Sanders, meanwhile, has retired from his post as chief foreign affairs representative for the islands and all other government services. Sanders said it was fitting that the newly elected prime minister be allowed to appoint the officials of his choice.

WTO Rules in Favor of Antigua is republished from iGamingNews.com.
Bradley Vallerius

Bradley P. Vallerius, JD manages For the Bettor Good, a comprehensive resource for information related to Internet gaming policy in the U.S. federal and state governments. For the Bettor Good provides official government documents, jurisdiction updates, policy analysis, and many other helpful research materials.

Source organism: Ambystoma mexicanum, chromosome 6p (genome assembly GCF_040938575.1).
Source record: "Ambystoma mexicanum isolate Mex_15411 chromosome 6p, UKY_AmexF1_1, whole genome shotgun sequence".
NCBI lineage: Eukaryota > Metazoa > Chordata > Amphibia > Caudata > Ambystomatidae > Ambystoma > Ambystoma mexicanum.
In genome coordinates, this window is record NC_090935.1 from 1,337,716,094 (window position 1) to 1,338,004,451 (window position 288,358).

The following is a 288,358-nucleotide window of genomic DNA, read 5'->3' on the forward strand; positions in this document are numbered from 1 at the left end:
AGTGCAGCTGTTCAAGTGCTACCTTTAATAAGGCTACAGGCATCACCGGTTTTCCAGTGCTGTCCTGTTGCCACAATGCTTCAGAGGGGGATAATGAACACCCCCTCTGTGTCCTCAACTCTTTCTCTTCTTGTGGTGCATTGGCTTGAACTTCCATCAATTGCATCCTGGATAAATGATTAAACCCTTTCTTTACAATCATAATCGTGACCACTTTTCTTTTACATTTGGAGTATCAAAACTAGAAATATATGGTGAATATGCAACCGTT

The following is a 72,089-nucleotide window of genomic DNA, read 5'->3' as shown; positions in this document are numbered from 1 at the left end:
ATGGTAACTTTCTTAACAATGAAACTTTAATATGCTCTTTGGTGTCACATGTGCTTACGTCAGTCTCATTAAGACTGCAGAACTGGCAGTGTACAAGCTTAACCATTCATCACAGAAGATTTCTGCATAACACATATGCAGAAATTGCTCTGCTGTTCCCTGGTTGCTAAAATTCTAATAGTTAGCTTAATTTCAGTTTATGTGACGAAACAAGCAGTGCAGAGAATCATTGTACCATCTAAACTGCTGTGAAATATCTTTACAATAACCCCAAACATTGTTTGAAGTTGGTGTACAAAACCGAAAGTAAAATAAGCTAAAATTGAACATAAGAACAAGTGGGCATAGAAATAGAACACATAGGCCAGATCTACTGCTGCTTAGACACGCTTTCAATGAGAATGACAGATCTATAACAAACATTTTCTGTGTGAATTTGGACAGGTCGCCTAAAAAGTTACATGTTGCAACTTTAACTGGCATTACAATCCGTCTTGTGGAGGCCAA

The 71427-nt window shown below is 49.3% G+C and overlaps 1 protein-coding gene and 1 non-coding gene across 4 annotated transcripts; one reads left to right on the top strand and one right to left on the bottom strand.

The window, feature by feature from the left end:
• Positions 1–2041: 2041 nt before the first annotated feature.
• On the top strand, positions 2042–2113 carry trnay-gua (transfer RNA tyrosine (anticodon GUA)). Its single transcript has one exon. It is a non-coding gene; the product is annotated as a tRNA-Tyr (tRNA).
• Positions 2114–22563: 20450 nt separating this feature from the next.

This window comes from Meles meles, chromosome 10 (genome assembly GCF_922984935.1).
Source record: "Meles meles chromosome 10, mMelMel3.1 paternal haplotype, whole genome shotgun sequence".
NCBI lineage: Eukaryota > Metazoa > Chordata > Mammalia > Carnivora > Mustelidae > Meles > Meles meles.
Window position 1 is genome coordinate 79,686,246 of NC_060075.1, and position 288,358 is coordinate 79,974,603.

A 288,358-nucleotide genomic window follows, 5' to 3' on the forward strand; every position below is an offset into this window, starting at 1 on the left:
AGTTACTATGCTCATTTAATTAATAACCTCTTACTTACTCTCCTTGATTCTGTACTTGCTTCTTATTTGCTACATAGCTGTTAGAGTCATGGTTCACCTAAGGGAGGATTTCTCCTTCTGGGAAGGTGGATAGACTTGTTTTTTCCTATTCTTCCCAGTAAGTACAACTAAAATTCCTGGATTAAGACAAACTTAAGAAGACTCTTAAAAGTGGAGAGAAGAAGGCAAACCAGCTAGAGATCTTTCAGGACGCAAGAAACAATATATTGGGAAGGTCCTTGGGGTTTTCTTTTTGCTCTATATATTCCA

Bradley has been researching and writing about the business and law of internet gaming since 2003. His work has covered all aspects of the industry, including technology, finance, advertising, taxation, poker, betting exchanges, and laws and regulations around the world.

Bradley Vallerius Websites:

www.FortheBettorGood.com
Bradley Vallerius
Bradley P. Vallerius, JD manages For the Bettor Good, a comprehensive resource for information related to Internet gaming policy in the U.S. federal and state governments. For the Bettor Good provides official government documents, jurisdiction updates, policy analysis, and many other helpful research materials.

Bradley has been researching and writing about the business and law of internet gaming since 2003. His work has covered all aspects of the industry, including technology, finance, advertising, taxation, poker, betting exchanges, and laws and regulations around the world.

Bradley Vallerius Websites:

www.FortheBettorGood.com